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Reviewers: Tony Augarde [Editor], Steve Arloff, Nick Barnard, Pierre Giroux, Don Mather, Glyn Pursglove, George Stacy, Bert Thompson, Sam Webster, Jonathan Woolf

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Magic Beans

Sunnyside SSC 1338



1. Benny's Crib
2. Kenny Drew
3. Flying Saucer
4. Jackie McLean
5. Vanished
6. Harold Land
7. Magic Beans
8. Paraphrase
9. La Portuguesa
10. Further Away

Benny Green - Piano
Peter Washington - Bass
Kenny Washington - Drums


I have always thought that pianist Benny Green was most comparable to Oscar Peterson in swing and technique. Yet I was surprised to find a strong influence from Thelonious Monk on this album. I had overlooked the fact that in 2011 Benny launched a touring project called "Monk's Dream: 50 Years Fresh". And when he was a child, Benny often heard his father playing records by Thelonious Monk as well as Charlie Parker and Ray Charles.

In fact Benny launches into the first track with the unstoppable power of Oscar Peterson. He says in the sleeve-notes that he tries to emulate the Blue Note recordings of the fifties and sixties, with their winning combination of trumpet and sax. Benny played with just such a group - Art Blakey's Jazz Messengers - in the late 1980s, and his playing is clearly influenced by their ardour.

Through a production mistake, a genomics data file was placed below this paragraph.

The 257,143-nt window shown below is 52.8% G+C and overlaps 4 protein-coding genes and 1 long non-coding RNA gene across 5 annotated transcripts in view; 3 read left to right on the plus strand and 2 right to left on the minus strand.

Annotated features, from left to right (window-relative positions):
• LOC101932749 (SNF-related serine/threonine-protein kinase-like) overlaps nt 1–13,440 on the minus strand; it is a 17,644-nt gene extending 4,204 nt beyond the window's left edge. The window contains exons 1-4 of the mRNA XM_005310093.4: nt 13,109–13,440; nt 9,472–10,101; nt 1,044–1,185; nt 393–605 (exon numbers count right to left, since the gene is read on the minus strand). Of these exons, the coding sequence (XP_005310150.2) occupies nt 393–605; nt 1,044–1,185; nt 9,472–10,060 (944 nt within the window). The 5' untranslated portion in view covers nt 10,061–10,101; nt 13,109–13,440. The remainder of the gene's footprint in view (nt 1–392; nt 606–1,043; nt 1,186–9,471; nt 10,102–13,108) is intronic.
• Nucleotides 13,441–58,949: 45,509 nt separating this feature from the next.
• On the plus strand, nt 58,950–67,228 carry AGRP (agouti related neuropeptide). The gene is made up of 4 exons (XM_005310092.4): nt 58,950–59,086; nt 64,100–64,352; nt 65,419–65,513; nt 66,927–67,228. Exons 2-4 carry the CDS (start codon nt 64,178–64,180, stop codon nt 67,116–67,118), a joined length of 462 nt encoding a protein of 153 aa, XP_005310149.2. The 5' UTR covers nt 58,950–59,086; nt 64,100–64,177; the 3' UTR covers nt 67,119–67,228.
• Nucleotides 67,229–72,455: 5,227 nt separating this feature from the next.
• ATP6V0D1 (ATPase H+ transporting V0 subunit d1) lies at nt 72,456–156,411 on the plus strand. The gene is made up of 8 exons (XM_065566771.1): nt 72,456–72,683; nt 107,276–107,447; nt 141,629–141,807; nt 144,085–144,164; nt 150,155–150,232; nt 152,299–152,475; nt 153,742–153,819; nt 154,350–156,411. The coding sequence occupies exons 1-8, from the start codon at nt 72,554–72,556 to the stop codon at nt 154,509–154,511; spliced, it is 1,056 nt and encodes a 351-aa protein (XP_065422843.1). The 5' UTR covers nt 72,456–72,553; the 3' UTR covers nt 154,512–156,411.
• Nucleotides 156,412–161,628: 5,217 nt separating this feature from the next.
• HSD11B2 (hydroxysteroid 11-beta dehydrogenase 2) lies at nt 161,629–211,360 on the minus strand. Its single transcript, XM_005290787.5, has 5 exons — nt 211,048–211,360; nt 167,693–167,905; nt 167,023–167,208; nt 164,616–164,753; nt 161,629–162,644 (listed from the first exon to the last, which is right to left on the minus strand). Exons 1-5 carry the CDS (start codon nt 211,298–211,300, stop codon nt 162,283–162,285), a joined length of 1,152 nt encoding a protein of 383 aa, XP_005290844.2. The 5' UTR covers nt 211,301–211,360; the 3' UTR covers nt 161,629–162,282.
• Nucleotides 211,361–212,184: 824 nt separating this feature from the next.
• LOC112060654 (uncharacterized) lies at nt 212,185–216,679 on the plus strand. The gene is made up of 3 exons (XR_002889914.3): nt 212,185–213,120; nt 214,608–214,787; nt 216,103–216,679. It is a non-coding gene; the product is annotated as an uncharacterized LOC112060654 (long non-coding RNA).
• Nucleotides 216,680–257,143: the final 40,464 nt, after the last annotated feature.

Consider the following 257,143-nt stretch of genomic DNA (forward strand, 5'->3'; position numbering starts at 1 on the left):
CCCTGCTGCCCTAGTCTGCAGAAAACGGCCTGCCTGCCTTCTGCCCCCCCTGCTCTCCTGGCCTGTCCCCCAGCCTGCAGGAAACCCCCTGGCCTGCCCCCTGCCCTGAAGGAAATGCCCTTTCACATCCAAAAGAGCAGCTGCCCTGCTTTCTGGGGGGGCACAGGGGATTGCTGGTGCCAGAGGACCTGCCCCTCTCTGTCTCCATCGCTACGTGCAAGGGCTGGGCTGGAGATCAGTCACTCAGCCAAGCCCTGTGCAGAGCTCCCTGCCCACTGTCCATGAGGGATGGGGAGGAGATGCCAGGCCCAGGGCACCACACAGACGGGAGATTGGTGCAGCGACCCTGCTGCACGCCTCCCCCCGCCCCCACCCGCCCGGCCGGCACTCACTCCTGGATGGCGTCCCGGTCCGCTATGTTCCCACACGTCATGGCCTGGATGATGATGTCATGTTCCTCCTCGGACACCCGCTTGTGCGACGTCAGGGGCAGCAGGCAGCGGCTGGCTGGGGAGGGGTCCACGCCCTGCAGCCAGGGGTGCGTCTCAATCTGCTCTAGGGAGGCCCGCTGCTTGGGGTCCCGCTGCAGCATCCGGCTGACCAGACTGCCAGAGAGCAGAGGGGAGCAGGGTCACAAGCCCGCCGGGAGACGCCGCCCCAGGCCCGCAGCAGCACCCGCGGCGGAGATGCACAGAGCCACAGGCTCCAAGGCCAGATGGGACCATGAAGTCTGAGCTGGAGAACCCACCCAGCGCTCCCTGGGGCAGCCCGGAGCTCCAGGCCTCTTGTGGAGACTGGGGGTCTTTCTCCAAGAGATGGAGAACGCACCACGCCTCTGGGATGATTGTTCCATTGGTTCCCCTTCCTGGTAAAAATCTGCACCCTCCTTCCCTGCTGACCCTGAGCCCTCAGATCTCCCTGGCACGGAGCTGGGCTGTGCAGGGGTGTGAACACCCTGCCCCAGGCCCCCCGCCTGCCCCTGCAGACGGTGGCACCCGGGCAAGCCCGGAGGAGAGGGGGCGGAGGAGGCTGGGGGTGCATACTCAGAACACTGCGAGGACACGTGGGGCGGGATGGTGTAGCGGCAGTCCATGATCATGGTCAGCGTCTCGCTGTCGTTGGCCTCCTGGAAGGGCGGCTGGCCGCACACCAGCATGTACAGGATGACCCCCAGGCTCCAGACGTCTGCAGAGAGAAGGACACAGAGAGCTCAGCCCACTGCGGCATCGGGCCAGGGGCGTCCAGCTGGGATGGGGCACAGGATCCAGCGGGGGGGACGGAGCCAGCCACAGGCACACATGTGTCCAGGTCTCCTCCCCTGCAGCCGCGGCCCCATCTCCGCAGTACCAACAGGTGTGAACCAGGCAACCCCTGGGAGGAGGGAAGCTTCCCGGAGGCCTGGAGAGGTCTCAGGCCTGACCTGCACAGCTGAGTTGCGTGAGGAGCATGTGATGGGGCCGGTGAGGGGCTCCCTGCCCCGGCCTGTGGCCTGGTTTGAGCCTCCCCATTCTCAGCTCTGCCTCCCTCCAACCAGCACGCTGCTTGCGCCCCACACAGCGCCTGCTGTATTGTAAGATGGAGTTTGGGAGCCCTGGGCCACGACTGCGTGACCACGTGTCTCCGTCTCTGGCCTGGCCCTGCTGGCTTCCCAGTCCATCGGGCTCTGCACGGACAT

This album consists entirely of Benny's own compositions. The second track, a loping tribute to the pianist Kenny Drew, reinforces the feeling that Benny's work is imbued with the blues. The next few tracks show a definite Monkish influence, from the jerky Flying Saucer via the ballad Vanished with its Thelonious-like chords to the obliqueness of Harold Land (another tribute to a saxophonist).

The title-track is more straightforward, starting with a Latin-American feel before going into swinging 4/4 time. We return to a strong Monk influence with Paraphrase, whose chords and structure might have been created by Thelonious himself. Peter Washington contributes shapely bass solos to this and several other tracks, while he and drummer Peter Washington give Benny Green solid support throughout the album, although the drums are sometimes barely audible.

La Portuguesa is an attractively lyrical ballad. The final Further Away starts and ends with a Latin beat, book-ending a subtly swinging 4/4. Compared with some of his earlier work (such as with the Ray Brown Trio), the predominant mood of this album is low-key, which may not appeal to those who liked Benny's more extrovert style. Personally, I like both.

Tony Augarde

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